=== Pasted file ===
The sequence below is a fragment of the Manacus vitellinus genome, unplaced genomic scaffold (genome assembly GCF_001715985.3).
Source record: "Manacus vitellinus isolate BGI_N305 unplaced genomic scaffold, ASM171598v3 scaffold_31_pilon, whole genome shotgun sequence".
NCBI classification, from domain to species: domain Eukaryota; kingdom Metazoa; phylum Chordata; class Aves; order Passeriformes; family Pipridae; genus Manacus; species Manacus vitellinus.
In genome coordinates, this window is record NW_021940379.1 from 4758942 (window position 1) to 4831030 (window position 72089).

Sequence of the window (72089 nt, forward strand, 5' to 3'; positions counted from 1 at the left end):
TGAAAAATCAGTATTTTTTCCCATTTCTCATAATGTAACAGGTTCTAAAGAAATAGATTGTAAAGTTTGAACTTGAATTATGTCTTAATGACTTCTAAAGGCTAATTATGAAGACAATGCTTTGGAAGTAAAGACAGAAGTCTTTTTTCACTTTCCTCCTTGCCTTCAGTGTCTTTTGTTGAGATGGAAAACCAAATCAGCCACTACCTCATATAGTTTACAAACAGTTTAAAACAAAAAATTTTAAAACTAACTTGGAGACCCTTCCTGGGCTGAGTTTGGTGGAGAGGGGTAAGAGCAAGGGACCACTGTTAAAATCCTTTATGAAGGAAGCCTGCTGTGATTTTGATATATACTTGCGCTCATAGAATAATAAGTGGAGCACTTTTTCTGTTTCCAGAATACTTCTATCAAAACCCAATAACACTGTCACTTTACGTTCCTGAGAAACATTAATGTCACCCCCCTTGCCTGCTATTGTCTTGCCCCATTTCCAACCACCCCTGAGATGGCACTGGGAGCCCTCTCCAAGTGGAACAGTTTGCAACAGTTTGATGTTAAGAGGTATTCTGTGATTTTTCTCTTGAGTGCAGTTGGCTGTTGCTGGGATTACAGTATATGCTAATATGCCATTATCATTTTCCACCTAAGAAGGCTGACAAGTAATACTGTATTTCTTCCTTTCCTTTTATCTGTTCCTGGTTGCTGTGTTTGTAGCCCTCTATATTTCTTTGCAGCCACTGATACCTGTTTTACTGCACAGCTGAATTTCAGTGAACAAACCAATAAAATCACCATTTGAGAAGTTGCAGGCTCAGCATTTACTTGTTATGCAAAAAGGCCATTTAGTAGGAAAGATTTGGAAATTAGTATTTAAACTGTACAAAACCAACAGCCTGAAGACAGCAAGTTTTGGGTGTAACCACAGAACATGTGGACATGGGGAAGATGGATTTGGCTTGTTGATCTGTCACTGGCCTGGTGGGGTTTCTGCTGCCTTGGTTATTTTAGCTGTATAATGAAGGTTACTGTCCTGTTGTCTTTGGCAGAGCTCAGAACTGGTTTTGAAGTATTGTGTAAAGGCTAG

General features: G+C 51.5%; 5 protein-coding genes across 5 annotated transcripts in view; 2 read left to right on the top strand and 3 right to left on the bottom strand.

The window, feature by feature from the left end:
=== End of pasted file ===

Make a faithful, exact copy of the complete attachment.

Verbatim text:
The sequence below is a fragment of the Manacus vitellinus genome, unplaced genomic scaffold (genome assembly GCF_001715985.3).
Source record: "Manacus vitellinus isolate BGI_N305 unplaced genomic scaffold, ASM171598v3 scaffold_31_pilon, whole genome shotgun sequence".
NCBI classification, from domain to species: domain Eukaryota; kingdom Metazoa; phylum Chordata; class Aves; order Passeriformes; family Pipridae; genus Manacus; species Manacus vitellinus.
In genome coordinates, this window is record NW_021940379.1 from 4758942 (window position 1) to 4831030 (window position 72089).

Sequence of the window (72089 nt, forward strand, 5' to 3'; positions counted from 1 at the left end):
TGAAAAATCAGTATTTTTTCCCATTTCTCATAATGTAACAGGTTCTAAAGAAATAGATTGTAAAGTTTGAACTTGAATTATGTCTTAATGACTTCTAAAGGCTAATTATGAAGACAATGCTTTGGAAGTAAAGACAGAAGTCTTTTTTCACTTTCCTCCTTGCCTTCAGTGTCTTTTGTTGAGATGGAAAACCAAATCAGCCACTACCTCATATAGTTTACAAACAGTTTAAAACAAAAAATTTTAAAACTAACTTGGAGACCCTTCCTGGGCTGAGTTTGGTGGAGAGGGGTAAGAGCAAGGGACCACTGTTAAAATCCTTTATGAAGGAAGCCTGCTGTGATTTTGATATATACTTGCGCTCATAGAATAATAAGTGGAGCACTTTTTCTGTTTCCAGAATACTTCTATCAAAACCCAATAACACTGTCACTTTACGTTCCTGAGAAACATTAATGTCACCCCCCTTGCCTGCTATTGTCTTGCCCCATTTCCAACCACCCCTGAGATGGCACTGGGAGCCCTCTCCAAGTGGAACAGTTTGCAACAGTTTGATGTTAAGAGGTATTCTGTGATTTTTCTCTTGAGTGCAGTTGGCTGTTGCTGGGATTACAGTATATGCTAATATGCCATTATCATTTTCCACCTAAGAAGGCTGACAAGTAATACTGTATTTCTTCCTTTCCTTTTATCTGTTCCTGGTTGCTGTGTTTGTAGCCCTCTATATTTCTTTGCAGCCACTGATACCTGTTTTACTGCACAGCTGAATTTCAGTGAACAAACCAATAAAATCACCATTTGAGAAGTTGCAGGCTCAGCATTTACTTGTTATGCAAAAAGGCCATTTAGTAGGAAAGATTTGGAAATTAGTATTTAAACTGTACAAAACCAACAGCCTGAAGACAGCAAGTTTTGGGTGTAACCACAGAACATGTGGACATGGGGAAGATGGATTTGGCTTGTTGATCTGTCACTGGCCTGGTGGGGTTTCTGCTGCCTTGGTTATTTTAGCTGTATAATGAAGGTTACTGTCCTGTTGTCTTTGGCAGAGCTCAGAACTGGTTTTGAAGTATTGTGTAAAGGCTAG

General features: G+C 51.5%; 5 protein-coding genes across 5 annotated transcripts in view; 2 read left to right on the top strand and 3 right to left on the bottom strand.

The window, feature by feature from the left end: